European powers have a deep interest in avoiding being caught up and marginalised in the slipstream of a new cold war between the United States and China.
At stake is the shape of world politics and economics as the shock of the Covid-19 pandemic is dealt with just when climate breakdown intensifies. Compared to recovery from the Sars epidemic in 2003 when China was the sixth-largest economy producing 4 per cent of global output and with 20 million tourists, it is now the second-largest, producing four times that output and with 150 million tourists.
That captures the huge change in its impact and relative position in less than a generation. In between came China’s crucial manufacturing base for the world economy and its response to the global financial crisis.
In 2008-2010 it invested 12.5 per cent of gross domestic product in construction, welfare and transport activity to maintain domestic employment and preserve the regime’s legitimacy. This was followed by the colossal external Belt and Road Initiative (BRI) to link China, Europe and southeast Asia, drawing on its surplus capacity and calculated to extend its global influence. These are key ingredients of its emergence as the world’s second power.
The European Union seeks to co-ordinate its members’ relations with China. Individual interests in Germany, Italy or France among the large states are pursued independently and given priority over EU policies; where they are brought together, the EU’s external action service has difficulty asserting itself. In a spectacular own goal, its Beijing ambassador recently allowed Chinese censors remove a reference to Covid’s Chinese origins in a letter from its 27 ambassadors in a leading Beijing newspaper.
That has stimulated a sharp debate on the EU’s priorities with China. Critics say it puts trade and investment over concern for human rights and the rule of law and is complacent about the treatment of millions of Uighers, Tibetans and now about the crackdown on protest in Hong Kong. China’s penetration of European markets, strategic BRI investments in central and southern Europe, takeover and domination of high-technology firms and sectors, all add spice and urgency to the relationship. They pit EU countries against each other – notably Italy against other core members.
Germany’s incoming EU presidency is making relations with China a priority, but the planned September summit with President Xi Jinping has now been postponed because of Covid-19. The ambassadors’ letter outlines “obvious shared interests in the peaceful resolution of global conflicts, climate change mitigation, sustainable development, food and energy security, nuclear non-proliferation and social justice”. Enhancing connectivity is another priority, as is “upholding multilateralism, with the United Nations and World Trade Organisation at its core”. Differences on human rights are acknowledged but with a supposed capacity for frank disagreement.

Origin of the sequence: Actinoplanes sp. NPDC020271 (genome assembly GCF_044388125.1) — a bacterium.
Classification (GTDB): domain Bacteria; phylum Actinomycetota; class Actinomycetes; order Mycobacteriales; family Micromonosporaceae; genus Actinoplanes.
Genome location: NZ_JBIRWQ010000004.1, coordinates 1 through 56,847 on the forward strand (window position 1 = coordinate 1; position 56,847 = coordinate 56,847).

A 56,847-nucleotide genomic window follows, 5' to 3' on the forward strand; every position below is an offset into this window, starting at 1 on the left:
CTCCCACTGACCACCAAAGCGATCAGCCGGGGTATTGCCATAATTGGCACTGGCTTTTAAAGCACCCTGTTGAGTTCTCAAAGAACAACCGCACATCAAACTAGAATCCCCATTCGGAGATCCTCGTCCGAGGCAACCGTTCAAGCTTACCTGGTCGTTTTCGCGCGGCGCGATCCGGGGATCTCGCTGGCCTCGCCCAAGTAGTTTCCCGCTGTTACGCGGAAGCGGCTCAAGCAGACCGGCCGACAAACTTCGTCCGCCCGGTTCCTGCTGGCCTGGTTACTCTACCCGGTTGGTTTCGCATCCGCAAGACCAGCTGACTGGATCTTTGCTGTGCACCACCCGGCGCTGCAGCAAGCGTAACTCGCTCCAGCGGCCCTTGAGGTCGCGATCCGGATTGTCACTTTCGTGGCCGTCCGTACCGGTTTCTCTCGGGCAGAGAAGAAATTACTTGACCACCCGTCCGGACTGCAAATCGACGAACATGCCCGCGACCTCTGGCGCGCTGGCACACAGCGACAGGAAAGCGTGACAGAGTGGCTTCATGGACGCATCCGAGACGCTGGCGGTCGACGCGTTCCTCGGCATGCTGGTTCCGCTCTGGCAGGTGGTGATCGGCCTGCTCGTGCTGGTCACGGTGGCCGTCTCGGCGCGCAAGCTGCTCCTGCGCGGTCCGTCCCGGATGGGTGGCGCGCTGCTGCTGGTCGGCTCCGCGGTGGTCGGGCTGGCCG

That sits awkwardly with the currently more assertive strain in China’s “lone wolf diplomacy” in Europe and elsewhere. Critics of China say magnanimity is one hallmark of a great power rather than the current chauvinism which seems to mirror Donald Trump’s resentful resistance to US decline.
Behind such jostling over events and criticisms lies a major geopolitical shift which will make Europe’s relations with China and Asia its major external focus in coming years. Were it to be sucked into a reactive response to a US-China cold war, that potential would be lost.
Nathalie Tocci, adviser to former EU external affairs boss Federica Mogherini, puts it well in a useful symposium in the current Asia-Europe journal: “Amidst a sharpening of the US-China strategic competition, Europeans must redouble their quest for autonomy, enabling them to triangulate between the two rather than being forced to choose between or to succumb to one of them. Such autonomy is necessary to shield Europeans against the nefarious effects of asymmetric interdependence aimed at making the continent simply another terrain of the crystallising global confrontation.”
That requires a greater strengthening of EU foreign policy capacity to match its economic ambitions. The two come together in dealing with China. But the common interests involved in maintaining multilateralism are shared with other Asians, notably the Association of Southeast Asian Nations. Its 10 members bring 600 million people together in a regional inter-governmental organisation with which the EU is also pledged to strengthen its links.
Future summitry should aim to balance bilateral with multilateral relations on all these issues. From such encounters can be developed a more effective ethical engagement based on mutually recognised interests and values.
This article was first published in The Irish Times.